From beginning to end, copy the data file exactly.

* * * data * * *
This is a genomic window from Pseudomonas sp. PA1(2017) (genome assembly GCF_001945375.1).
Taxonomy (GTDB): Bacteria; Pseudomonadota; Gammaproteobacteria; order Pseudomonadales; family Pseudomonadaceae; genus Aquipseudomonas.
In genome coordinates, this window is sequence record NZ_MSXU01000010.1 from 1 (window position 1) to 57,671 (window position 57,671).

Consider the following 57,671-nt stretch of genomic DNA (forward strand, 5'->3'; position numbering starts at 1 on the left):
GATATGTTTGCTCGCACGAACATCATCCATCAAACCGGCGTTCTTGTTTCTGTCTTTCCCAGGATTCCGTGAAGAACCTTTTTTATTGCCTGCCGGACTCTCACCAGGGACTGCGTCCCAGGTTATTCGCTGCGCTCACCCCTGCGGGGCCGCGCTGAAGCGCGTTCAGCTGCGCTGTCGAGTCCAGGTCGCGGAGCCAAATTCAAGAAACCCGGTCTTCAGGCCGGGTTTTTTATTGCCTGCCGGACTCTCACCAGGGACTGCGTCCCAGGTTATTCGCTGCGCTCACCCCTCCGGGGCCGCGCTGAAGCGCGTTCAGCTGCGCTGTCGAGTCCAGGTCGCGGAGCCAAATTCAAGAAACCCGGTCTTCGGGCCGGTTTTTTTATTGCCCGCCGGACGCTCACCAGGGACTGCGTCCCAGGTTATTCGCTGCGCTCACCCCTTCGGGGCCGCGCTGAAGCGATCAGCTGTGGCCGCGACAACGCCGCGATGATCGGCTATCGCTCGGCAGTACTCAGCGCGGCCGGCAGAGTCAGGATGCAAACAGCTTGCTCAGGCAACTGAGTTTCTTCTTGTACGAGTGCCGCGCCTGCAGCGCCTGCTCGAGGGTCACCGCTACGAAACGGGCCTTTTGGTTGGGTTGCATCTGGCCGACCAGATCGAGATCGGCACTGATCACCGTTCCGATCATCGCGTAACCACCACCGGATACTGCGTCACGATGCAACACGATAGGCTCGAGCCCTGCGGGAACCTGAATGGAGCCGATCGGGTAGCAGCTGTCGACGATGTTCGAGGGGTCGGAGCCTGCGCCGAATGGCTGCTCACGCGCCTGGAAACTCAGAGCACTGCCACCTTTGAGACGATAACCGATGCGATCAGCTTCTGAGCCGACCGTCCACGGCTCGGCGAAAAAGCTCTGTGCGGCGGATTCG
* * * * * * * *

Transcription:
This is a genomic window from Pseudomonas sp. PA1(2017) (genome assembly GCF_001945375.1).
Taxonomy (GTDB): Bacteria; Pseudomonadota; Gammaproteobacteria; order Pseudomonadales; family Pseudomonadaceae; genus Aquipseudomonas.
In genome coordinates, this window is sequence record NZ_MSXU01000010.1 from 1 (window position 1) to 57,671 (window position 57,671).

Consider the following 57,671-nt stretch of genomic DNA (forward strand, 5'->3'; position numbering starts at 1 on the left):
GATATGTTTGCTCGCACGAACATCATCCATCAAACCGGCGTTCTTGTTTCTGTCTTTCCCAGGATTCCGTGAAGAACCTTTTTTATTGCCTGCCGGACTCTCACCAGGGACTGCGTCCCAGGTTATTCGCTGCGCTCACCCCTGCGGGGCCGCGCTGAAGCGCGTTCAGCTGCGCTGTCGAGTCCAGGTCGCGGAGCCAAATTCAAGAAACCCGGTCTTCAGGCCGGGTTTTTTATTGCCTGCCGGACTCTCACCAGGGACTGCGTCCCAGGTTATTCGCTGCGCTCACCCCTCCGGGGCCGCGCTGAAGCGCGTTCAGCTGCGCTGTCGAGTCCAGGTCGCGGAGCCAAATTCAAGAAACCCGGTCTTCGGGCCGGTTTTTTTATTGCCCGCCGGACGCTCACCAGGGACTGCGTCCCAGGTTATTCGCTGCGCTCACCCCTTCGGGGCCGCGCTGAAGCGATCAGCTGTGGCCGCGACAACGCCGCGATGATCGGCTATCGCTCGGCAGTACTCAGCGCGGCCGGCAGAGTCAGGATGCAAACAGCTTGCTCAGGCAACTGAGTTTCTTCTTGTACGAGTGCCGCGCCTGCAGCGCCTGCTCGAGGGTCACCGCTACGAAACGGGCCTTTTGGTTGGGTTGCATCTGGCCGACCAGATCGAGATCGGCACTGATCACCGTTCCGATCATCGCGTAACCACCACCGGATACTGCGTCACGATGCAACACGATAGGCTCGAGCCCTGCGGGAACCTGAATGGAGCCGATCGGGTAGCAGCTGTCGACGATGTTCGAGGGGTCGGAGCCTGCGCCGAATGGCTGCTCACGCGCCTGGAAACTCAGAGCACTGCCACCTTTGAGACGATAACCGATGCGATCAGCTTCTGAGCCGACCGTCCACGGCTCGGCGAAAAAGCTCTGTGCGGCGGATTCG